I wasn’t consciously planning to increase my brood, but I’ve been dreaming about it for some time.
A few months ago at the dog park, I noticed a flyer for Muttville, an organization that cares for and relocates senior dogs. Often these are dogs whose people have died. I looked at the picture of their poster girl “Sheila” and thought about how I’d like to foster and adopt a senior dog who has lost its people.
I’d been thinking that if Maggie dies before me, I would, of course, adopt another dog. And why not a senior dog?
I’d been thinking for the several years I’ve had Maggie that I wish I’d adopted two at a time, to raise together, and that if I have another chance to adopt, I’ll get two small dogs next time.
I’ve thought—and worried – about what would happen to Maggie if I die before her. How can I ensure that good people will take her and get her re-adopted? When I go out of town without her, I leave contact info at the boarding place for friends to call if something happens and I don’t return. I need to make more explicit instructions in my estate plan, including providing money for the care and relocation of my pets.
I had all these thoughts percolating when, in late June, I saw another flyer posted at the gate of the field where we walk every day. “Jake needs a new home. Elderly couple can no longer care for him.” Below that line, a photo of Jake. He looks like Maggie. He’s a maltese-poodle mix, with beige hair and big brown eyes.
I saw the flyer every day for a week. I took down the phone number and didn’t call it. Neighbors in the field started asking me: don’t you think he’d be a good buddy for Maggie?
By chance – or, really, by synchronicity– I ran into Cathy, owner of her own beautiful poodle named Calvin. “I’ve been thinking about you,” she said. “You’d be great for Jake. He deserves a loving home.”
It was Cathy who had posted the flyer about Jake and she told me his story. Jake lived next door to her, with a couple in their late 90s. The couple had both developed dementia, could not take good care of themselves, and were not taking good care of Jake. His hair grew long and he was covered with mats. They overfed him, and he was obese. Finally, their son had put them in an assisted living home. Jake was taken to be boarded with Dianne, our local groomer who also helps rescue dogs find new homes. Dianne shaved Jake’s matted hair and put him on a weight-loss diet. Cathy took him on walks.
I was torn. Jake appealed to me and I was very interested. But how would adopting him affect Maggie? And my relationship with Maggie? Would Maggie still have a great life as a co-dog?
I called Dianne and told her I was interested, and I went to meet Jake. He’s cute as a button. He’s also rambunctious and he needs a lot of love and rehabilitation to recover from neglect.
I almost backed out. But then I agreed to foster Jake and adopt him on the condition that Maggie would thrive with him.
What an adventure we three have now em-barked on. (I stole that pun from my friend Jane.)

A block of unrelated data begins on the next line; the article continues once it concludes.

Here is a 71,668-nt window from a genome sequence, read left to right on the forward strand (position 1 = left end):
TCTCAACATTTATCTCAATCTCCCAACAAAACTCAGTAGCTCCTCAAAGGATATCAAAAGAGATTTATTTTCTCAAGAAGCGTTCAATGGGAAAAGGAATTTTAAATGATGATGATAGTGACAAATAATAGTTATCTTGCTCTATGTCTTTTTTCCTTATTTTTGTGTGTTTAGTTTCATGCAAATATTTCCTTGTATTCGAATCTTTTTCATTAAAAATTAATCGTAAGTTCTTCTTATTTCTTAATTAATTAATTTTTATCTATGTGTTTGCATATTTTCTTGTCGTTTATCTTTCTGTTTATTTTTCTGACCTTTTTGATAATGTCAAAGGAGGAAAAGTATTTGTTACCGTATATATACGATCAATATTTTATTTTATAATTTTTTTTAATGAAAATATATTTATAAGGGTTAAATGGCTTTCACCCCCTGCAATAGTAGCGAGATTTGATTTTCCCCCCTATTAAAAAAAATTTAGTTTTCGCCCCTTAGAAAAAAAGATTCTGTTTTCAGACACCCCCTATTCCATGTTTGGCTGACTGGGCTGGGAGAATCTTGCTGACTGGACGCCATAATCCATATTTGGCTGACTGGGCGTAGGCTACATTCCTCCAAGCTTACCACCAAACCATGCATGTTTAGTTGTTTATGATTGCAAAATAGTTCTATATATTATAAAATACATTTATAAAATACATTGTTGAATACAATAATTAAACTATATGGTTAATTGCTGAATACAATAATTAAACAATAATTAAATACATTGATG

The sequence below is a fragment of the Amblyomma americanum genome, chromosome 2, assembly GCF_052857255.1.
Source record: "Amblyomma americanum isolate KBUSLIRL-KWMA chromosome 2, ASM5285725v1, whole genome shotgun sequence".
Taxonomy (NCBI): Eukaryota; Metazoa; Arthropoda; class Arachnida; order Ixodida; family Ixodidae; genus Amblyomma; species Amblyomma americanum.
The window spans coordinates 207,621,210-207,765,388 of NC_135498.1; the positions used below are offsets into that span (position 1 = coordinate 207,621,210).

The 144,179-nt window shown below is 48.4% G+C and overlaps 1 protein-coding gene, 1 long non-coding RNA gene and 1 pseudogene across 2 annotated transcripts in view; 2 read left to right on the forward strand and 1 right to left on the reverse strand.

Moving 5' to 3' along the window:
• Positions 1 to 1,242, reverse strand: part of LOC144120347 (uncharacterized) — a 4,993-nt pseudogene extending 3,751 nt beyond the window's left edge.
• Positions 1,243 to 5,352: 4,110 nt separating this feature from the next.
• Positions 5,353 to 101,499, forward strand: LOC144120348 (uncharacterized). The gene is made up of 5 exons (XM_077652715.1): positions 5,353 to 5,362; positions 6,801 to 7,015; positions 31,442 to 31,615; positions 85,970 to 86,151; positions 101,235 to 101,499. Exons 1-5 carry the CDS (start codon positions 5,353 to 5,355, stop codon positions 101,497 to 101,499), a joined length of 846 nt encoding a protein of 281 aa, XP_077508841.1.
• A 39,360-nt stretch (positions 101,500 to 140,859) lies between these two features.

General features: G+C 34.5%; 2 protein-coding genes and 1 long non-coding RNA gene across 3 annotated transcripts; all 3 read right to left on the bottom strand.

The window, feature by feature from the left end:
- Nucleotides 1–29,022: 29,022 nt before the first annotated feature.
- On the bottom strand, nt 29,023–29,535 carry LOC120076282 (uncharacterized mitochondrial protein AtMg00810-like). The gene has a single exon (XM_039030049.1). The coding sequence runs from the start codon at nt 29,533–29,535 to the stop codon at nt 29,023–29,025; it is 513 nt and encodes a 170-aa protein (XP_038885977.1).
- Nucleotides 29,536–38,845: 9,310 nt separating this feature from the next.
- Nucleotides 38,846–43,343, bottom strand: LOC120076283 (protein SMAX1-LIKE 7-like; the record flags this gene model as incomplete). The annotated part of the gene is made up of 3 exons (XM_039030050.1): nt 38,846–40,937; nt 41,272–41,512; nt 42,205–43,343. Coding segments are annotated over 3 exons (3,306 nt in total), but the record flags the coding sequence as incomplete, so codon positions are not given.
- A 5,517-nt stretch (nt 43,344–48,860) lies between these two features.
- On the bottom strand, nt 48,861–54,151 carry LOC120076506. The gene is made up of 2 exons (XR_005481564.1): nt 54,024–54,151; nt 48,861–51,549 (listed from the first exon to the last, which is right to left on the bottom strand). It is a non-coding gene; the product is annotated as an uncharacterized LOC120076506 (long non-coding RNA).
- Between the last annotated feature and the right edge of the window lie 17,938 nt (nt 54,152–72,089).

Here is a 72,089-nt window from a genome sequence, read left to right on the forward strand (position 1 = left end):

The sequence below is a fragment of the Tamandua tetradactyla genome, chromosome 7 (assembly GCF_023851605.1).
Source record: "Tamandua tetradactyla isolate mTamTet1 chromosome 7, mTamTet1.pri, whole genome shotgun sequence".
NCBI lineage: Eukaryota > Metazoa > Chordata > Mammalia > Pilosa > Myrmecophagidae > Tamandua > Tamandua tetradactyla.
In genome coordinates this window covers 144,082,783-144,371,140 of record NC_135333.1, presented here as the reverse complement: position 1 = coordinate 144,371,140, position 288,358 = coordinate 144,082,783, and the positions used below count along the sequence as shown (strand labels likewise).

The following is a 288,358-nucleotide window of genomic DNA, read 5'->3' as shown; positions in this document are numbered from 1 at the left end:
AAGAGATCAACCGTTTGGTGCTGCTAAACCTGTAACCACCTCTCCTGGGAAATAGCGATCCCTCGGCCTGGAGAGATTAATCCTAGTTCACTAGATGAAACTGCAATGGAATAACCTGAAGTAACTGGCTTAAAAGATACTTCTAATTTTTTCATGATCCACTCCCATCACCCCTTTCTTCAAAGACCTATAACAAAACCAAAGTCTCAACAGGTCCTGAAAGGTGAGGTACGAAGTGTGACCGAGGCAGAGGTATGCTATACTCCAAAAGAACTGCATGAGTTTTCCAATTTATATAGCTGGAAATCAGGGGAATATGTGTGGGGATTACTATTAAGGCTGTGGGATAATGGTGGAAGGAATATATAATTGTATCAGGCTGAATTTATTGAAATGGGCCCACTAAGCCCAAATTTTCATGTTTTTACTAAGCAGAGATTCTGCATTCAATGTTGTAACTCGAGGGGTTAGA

Jake spent his first night whimpering on my bedroom floor. The second night, he had a panic attack. He flung himself on his back, flailed his four legs, yelped, and scratched his dry skin raw. It was 4:30 in the morning, and all I could think to do was to give him part of a Benadryl, wrap him in a t-shirt, hold the 20 pounds of him still on the floor, and sing to him the Green Tara mantra until the Benadryl kicked in. Within a half hour, he relaxed and heaved a sigh.
It went on like this for several nights until he finally got it that he can be safe, warm, well-fed – even while on a diet — and happy here.
Now he’s learning that we are early to bed and early to rise here. He’s sleeping through the night, and in the morning, he rolls on his back joyfully waiting for belly rubs.
He has lost one pound in his first ten days here. (I think I’ve lost a pound, too.) He has five more to lose.
Both dogs get a small bowl of homemade chicken bone broth each day before or after our daily hour long walk. For breakfast and dinner, Jake scarfs down his food before delicate Maggie barely gets started. But I’ve already taught Jake that if he will sit still at a distance while Maggie eats slowly, I’ll slip him a few extra kibbles. I also use those few minutes while she’s eating to have him practice his basic skills: “sit,” “down” and “stay.” Once he slims down, I’ll use more treats to teach him the tricks Maggie knows. I’ll train him to not chase the feral cat who has adopted my neighbor and who also sits and eats cat food on my porch.
Maggie, who had been spending most of her time lying on my bed, seems to be blossoming. She sits or stands close to Jake and follows him around the house. She wags her tail at him. She runs with him to chase squeaky toys she never took an interest in before. She is livening up as he is calming down.
Two dogs are more work and more fun.
I am having more laughs and I have a happier Maggie.
I imagine we look pretty funny ambling up the street, me in sunglasses and a hat, pockets stuffed with empty poop bags and treats, dogs on leashes, marching in formation or one in the lead and the other behind.
You’ve probably heard of Clarissa Pinkola Estes’ classic book Women Who Run With the Wolves. If you haven’t read it, do. It’s a great, complex Jungian reading of folk tales about the Wild Woman archetype.
Well, my pampered Maltese-poodles aren’t exactly wolves. They have expensive haircuts and sleep on cushioned pet beds. Yet I’d like to think that some shred of the wild remains within them, and within me.
I run with poodles.
Maggie and Jake, and I, each have our own stories of suffering and recovery.
We make a pack.